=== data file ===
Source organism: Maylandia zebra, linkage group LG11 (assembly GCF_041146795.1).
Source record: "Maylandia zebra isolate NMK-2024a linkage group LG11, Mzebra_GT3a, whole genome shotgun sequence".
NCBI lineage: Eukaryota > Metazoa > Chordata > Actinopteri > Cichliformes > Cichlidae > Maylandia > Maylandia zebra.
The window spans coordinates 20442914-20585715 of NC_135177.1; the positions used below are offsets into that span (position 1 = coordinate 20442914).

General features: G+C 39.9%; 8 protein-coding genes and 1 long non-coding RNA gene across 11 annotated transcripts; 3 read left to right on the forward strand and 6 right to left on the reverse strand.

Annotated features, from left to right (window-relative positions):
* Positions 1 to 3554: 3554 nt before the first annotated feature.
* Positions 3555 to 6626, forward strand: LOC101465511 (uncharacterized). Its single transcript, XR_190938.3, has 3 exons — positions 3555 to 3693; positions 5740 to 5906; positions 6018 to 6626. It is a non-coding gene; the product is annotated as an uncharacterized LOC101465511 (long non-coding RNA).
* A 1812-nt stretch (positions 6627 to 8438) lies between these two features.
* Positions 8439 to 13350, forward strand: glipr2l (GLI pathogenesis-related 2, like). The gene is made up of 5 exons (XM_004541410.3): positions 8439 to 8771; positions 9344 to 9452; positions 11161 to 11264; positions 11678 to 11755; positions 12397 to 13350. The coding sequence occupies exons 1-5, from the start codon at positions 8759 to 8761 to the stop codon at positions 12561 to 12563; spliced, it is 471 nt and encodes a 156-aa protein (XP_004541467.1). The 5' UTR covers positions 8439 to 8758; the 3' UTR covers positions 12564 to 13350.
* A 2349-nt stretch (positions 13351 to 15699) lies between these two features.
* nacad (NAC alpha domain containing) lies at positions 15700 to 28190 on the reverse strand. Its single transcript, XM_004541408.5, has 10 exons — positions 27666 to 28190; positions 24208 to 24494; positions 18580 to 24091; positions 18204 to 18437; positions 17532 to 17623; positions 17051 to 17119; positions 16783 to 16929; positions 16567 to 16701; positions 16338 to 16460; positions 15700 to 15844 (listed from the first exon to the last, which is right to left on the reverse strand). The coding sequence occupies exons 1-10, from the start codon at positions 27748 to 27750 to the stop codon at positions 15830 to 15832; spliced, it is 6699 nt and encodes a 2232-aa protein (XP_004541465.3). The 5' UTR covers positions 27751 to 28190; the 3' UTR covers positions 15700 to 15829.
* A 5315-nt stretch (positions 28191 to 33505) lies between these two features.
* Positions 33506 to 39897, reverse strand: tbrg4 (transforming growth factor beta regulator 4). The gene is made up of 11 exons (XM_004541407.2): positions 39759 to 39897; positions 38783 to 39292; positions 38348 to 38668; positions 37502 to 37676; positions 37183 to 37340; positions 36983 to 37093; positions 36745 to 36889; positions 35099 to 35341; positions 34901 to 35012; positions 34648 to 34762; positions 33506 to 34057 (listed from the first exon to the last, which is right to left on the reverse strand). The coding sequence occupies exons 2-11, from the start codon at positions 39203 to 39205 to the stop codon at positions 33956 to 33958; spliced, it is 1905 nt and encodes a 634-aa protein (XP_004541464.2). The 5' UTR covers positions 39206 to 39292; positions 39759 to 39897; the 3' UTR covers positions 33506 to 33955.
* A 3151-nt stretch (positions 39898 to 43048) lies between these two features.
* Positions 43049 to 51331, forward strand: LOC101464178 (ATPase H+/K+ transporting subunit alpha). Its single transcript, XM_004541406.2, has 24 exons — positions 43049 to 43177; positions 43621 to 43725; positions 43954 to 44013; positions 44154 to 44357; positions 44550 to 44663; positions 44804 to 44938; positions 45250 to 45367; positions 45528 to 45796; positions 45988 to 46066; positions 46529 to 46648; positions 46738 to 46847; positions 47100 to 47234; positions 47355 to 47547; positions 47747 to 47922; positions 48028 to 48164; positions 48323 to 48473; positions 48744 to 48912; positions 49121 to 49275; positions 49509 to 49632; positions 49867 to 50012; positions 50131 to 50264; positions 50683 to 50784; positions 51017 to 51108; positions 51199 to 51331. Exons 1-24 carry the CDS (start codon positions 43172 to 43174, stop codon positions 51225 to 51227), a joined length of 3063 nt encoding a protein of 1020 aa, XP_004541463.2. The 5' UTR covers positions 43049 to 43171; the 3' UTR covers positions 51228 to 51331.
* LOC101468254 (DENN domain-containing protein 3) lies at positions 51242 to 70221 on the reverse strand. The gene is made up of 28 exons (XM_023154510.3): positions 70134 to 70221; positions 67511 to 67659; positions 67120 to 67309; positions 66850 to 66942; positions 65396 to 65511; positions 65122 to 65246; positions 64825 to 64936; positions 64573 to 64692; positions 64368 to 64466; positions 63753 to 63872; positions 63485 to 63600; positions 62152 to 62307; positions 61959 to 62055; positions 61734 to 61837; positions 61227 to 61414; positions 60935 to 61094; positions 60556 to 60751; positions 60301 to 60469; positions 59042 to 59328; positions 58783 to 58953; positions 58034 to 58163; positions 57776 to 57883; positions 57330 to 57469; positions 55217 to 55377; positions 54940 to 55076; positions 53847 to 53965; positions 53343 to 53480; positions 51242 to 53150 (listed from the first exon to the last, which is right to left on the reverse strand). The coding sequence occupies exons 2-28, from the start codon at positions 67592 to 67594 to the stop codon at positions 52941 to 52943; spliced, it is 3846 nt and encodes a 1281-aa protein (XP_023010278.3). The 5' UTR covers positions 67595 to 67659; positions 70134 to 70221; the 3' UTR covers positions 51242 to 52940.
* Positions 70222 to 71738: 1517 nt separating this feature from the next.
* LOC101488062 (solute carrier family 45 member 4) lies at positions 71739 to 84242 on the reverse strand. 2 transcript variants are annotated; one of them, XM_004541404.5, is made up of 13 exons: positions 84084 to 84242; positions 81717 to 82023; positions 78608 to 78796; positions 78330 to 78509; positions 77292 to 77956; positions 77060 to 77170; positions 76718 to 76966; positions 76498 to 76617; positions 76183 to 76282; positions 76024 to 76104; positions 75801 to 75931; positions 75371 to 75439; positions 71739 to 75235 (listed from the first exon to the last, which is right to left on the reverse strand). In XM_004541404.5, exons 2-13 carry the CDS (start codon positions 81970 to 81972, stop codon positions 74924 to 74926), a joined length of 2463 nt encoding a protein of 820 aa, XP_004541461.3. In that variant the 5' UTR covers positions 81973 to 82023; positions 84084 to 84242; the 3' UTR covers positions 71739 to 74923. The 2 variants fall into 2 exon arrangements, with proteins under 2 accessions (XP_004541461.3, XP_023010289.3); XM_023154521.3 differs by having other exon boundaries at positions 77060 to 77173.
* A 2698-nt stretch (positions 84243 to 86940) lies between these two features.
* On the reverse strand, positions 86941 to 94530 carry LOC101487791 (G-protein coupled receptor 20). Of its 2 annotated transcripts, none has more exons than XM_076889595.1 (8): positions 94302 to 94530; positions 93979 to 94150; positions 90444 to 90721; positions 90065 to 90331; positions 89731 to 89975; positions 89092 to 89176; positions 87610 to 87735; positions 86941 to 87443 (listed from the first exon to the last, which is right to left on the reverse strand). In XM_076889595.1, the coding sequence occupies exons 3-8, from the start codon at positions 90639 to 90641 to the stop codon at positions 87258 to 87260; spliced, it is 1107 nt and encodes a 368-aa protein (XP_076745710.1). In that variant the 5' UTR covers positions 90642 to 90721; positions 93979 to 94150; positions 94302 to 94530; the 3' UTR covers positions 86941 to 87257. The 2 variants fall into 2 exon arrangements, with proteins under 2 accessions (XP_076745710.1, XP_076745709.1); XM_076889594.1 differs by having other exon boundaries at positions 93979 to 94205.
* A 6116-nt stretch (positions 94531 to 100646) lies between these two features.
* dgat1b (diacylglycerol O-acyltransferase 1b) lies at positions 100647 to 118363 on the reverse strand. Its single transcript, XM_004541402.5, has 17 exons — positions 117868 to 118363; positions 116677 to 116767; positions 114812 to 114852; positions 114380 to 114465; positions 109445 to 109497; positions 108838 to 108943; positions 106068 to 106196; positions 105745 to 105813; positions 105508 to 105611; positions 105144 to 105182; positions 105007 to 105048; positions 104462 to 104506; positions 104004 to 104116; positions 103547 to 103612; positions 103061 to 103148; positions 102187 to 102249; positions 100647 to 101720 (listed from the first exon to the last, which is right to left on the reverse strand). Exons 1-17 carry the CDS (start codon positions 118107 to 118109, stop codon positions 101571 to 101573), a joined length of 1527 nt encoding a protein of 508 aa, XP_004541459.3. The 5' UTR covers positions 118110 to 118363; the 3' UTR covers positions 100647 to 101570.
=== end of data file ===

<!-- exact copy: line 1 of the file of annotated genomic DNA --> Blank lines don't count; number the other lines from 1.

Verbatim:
Source organism: Maylandia zebra, linkage group LG11 (assembly GCF_041146795.1).